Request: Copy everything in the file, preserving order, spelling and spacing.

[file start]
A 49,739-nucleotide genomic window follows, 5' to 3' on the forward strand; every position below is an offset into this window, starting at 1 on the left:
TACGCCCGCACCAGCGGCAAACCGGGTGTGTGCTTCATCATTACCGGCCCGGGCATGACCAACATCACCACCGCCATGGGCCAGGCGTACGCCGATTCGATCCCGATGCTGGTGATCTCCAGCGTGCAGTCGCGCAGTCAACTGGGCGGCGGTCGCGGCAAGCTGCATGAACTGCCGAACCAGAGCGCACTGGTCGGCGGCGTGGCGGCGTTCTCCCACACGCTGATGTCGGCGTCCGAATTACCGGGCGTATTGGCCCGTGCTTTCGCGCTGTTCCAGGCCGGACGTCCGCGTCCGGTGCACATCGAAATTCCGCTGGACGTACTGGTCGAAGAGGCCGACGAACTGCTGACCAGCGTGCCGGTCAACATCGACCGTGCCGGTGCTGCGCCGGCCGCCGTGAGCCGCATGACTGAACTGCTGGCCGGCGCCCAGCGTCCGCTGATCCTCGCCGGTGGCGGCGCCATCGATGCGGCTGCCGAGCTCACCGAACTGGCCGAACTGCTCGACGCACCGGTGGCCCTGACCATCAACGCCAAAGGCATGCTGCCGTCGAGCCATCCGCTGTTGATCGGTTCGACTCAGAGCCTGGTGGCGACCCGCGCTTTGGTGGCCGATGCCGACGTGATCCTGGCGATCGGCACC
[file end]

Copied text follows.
A 49,739-nucleotide genomic window follows, 5' to 3' on the forward strand; every position below is an offset into this window, starting at 1 on the left:
TACGCCCGCACCAGCGGCAAACCGGGTGTGTGCTTCATCATTACCGGCCCGGGCATGACCAACATCACCACCGCCATGGGCCAGGCGTACGCCGATTCGATCCCGATGCTGGTGATCTCCAGCGTGCAGTCGCGCAGTCAACTGGGCGGCGGTCGCGGCAAGCTGCATGAACTGCCGAACCAGAGCGCACTGGTCGGCGGCGTGGCGGCGTTCTCCCACACGCTGATGTCGGCGTCCGAATTACCGGGCGTATTGGCCCGTGCTTTCGCGCTGTTCCAGGCCGGACGTCCGCGTCCGGTGCACATCGAAATTCCGCTGGACGTACTGGTCGAAGAGGCCGACGAACTGCTGACCAGCGTGCCGGTCAACATCGACCGTGCCGGTGCTGCGCCGGCCGCCGTGAGCCGCATGACTGAACTGCTGGCCGGCGCCCAGCGTCCGCTGATCCTCGCCGGTGGCGGCGCCATCGATGCGGCTGCCGAGCTCACCGAACTGGCCGAACTGCTCGACGCACCGGTGGCCCTGACCATCAACGCCAAAGGCATGCTGCCGTCGAGCCATCCGCTGTTGATCGGTTCGACTCAGAGCCTGGTGGCGACCCGCGCTTTGGTGGCCGATGCCGACGTGATCCTGGCGATCGGCACC